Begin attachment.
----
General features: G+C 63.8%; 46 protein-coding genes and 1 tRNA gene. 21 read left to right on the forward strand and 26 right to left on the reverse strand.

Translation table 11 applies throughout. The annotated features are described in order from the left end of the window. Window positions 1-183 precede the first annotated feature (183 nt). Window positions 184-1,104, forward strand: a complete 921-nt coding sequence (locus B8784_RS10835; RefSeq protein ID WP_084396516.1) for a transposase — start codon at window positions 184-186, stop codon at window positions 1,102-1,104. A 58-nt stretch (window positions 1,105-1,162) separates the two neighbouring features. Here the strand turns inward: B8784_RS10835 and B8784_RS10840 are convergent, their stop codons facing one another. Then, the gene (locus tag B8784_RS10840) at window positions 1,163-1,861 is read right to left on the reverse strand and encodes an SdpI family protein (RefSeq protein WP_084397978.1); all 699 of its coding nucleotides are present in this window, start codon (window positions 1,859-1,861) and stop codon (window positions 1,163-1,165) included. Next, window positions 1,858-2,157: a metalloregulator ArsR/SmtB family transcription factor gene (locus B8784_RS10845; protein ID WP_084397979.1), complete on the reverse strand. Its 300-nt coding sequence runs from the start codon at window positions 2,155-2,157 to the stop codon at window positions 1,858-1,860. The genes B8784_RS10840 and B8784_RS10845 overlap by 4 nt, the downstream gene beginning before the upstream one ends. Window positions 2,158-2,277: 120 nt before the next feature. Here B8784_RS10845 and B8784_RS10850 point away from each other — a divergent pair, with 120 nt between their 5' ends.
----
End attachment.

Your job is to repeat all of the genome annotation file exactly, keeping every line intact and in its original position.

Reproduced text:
General features: G+C 63.8%; 46 protein-coding genes and 1 tRNA gene. 21 read left to right on the forward strand and 26 right to left on the reverse strand.

Translation table 11 applies throughout. The annotated features are described in order from the left end of the window. Window positions 1-183 precede the first annotated feature (183 nt). Window positions 184-1,104, forward strand: a complete 921-nt coding sequence (locus B8784_RS10835; RefSeq protein ID WP_084396516.1) for a transposase — start codon at window positions 184-186, stop codon at window positions 1,102-1,104. A 58-nt stretch (window positions 1,105-1,162) separates the two neighbouring features. Here the strand turns inward: B8784_RS10835 and B8784_RS10840 are convergent, their stop codons facing one another. Then, the gene (locus tag B8784_RS10840) at window positions 1,163-1,861 is read right to left on the reverse strand and encodes an SdpI family protein (RefSeq protein WP_084397978.1); all 699 of its coding nucleotides are present in this window, start codon (window positions 1,859-1,861) and stop codon (window positions 1,163-1,165) included. Next, window positions 1,858-2,157: a metalloregulator ArsR/SmtB family transcription factor gene (locus B8784_RS10845; protein ID WP_084397979.1), complete on the reverse strand. Its 300-nt coding sequence runs from the start codon at window positions 2,155-2,157 to the stop codon at window positions 1,858-1,860. The genes B8784_RS10840 and B8784_RS10845 overlap by 4 nt, the downstream gene beginning before the upstream one ends. Window positions 2,158-2,277: 120 nt before the next feature. Here B8784_RS10845 and B8784_RS10850 point away from each other — a divergent pair, with 120 nt between their 5' ends.